Officials seek harsher 'swatting' penalties for prank calls
This post has been corrected. See below for details.
Los Angeles County Sheriff Lee Baca and a state senator are seeking to increase the penalties for "swatting," the prank emergency calls reporting violent incidents -- often at the homes of celebrities -- that draw a law enforcement response.
Under a proposed bill by Sen. Ted Lieu (D-Torrance), if convicted, the person making a false emergency report would be held liable for all costs associated with the response by law enforcement.
Lieu's bill also would make it easier to charge a swatting suspect with a felony when someone gets hurt as a result of the prank call. Also, prosecutors would no longer have to show that the person knew injury or death would occur as a result of the false report. Those convicted could get as many as three years in jail if someone is injured.
(For the record, 7:38 p.m.: A previous version of this post incorrectly said those convicted get as many as three years in prison if someone is injured.)Los Angeles police Lt. Andrew Neiman said the LAPD is also looking for ways to increase the consequences for those behind such pranks, which officials say could be deadly, are costly for the city and divert police and firefighters from real emergencies.
The department has approached the city attorney about pursuing civil remedies against convicted pranksters to recover the cost of responses. Chief Charlie Beck said the LAPD is also hoping California, as Michigan did last year, will tighten the law and penalties for such pranks.
Los Angeles police are recalibrating their response to some emergency calls in light of a recent resurgence of prank calls, including incidents at the homes of actor Tom Cruise and singer Chris Brown.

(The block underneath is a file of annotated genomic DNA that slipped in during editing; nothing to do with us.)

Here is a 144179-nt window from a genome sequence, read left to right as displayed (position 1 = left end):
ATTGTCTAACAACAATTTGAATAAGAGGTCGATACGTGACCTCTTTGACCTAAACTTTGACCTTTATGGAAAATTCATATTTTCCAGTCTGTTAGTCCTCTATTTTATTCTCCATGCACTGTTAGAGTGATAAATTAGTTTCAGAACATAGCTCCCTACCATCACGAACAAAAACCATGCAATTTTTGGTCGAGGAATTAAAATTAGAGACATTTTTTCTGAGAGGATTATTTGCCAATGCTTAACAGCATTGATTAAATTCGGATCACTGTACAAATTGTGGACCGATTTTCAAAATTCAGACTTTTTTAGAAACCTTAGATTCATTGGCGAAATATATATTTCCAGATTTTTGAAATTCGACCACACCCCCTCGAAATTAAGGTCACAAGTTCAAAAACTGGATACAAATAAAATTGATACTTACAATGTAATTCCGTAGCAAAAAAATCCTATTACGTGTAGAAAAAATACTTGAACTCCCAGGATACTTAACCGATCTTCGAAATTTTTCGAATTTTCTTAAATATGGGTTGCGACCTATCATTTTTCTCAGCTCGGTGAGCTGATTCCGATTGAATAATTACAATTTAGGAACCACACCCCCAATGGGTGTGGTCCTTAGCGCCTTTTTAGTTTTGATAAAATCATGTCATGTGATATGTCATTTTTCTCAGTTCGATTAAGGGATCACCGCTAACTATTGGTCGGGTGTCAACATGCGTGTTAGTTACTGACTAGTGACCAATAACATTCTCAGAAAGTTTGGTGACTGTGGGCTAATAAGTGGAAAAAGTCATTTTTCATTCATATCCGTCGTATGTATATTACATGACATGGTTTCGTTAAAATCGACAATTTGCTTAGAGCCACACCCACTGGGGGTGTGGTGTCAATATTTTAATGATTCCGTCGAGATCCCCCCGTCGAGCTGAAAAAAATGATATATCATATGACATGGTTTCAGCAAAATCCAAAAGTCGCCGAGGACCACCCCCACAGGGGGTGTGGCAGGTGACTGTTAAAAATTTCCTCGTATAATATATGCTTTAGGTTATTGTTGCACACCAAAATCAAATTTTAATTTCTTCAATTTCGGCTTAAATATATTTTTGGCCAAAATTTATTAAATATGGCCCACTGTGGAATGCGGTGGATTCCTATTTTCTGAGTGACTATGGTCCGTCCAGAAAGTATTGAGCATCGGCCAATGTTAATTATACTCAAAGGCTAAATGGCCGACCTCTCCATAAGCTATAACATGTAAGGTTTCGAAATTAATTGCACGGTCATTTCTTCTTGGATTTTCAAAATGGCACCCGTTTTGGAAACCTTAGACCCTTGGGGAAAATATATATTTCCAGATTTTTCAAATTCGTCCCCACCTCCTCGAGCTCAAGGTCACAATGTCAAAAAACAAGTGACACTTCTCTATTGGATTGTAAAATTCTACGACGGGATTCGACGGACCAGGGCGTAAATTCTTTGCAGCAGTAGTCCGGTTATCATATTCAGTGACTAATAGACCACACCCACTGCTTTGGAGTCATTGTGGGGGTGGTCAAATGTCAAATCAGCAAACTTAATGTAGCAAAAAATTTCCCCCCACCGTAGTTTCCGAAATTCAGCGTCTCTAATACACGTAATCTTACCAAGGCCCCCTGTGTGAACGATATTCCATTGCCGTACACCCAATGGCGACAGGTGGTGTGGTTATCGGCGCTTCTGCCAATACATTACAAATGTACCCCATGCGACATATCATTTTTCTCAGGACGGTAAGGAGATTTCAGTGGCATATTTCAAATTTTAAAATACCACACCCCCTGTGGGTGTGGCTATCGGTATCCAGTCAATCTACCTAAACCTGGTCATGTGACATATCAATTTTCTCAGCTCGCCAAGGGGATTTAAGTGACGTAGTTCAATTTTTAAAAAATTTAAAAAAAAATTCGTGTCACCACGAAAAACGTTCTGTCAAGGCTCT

Officers will continue to respond immediately, in large numbers and with force if needed, to reports of crime at the homes of such VIPs, top LAPD officials said. But efforts are being made to warn officers more quickly in cases in which an emergency call appears to have the hallmarks of swatting, they said. The term "swatting" comes from a prank call reporting a violent crime that results in a tactical police response that may include a SWAT team.
Deputy Chief Debra McCarthy, who oversees the LAPD's West Bureau, said that although the number of fake 911 calls about hostages or potential deadly violence at celebrities' homes is exceedingly low, officers are being cautioned to be aware of the possibility of swatting in a bid to limit injuries or death because of miscommunication or confusion.
"We haven't changed the way we respond, because in life-and-death situations you must respond always prepared, good or bad," McCarthy said. "But we want to be really careful it is not a prank and this isn't the home of some unsuspecting individual. We have to be extra vigilant because this is occurring."On Monday, an LAPD lieutenant warned over the police radio that a call concerning domestic violence and a possible shooting at Brown's Hollywood Hills home could be swatting.
The initial report came to the LAPD via TTY device, which is typically used by the deaf to type text over the telephone. The device has been used in other false calls alleging violent crimes at the homes of celebrities.
Brown was not home at the time of the incident, which was reported shortly before 5 p.m., but people employed by the singer were at the house when the LAPD showed up, police said. Brown's parents arrived at the residence shortly after police, LAPD officials said.
Last week, a Beverly Hills police SWAT team surrounded Cruise's home after a report of shots fired. The next day, Los Angeles County Sheriff's Department deputies responded to a call of a possible shooting at the former Malibu residence of the Kardashian-Jenner family.
Sheriff's Department spokesman Steve Whitmore said that although the department has not definitively determined that the incident involved swatting, it was "a definite possibility." He said the Sheriff's Department is also adjusting its response procedures to reflect such prank calls.
A 12-year-old boy was arrested in December and charged last week by the Los Angeles County district attorney's office with three counts of making false threats stemming from phony police incidents at the homes of actor Ashton Kutcher and singer Justin Bieber.
-- Andrew Blankstein and Richard Winton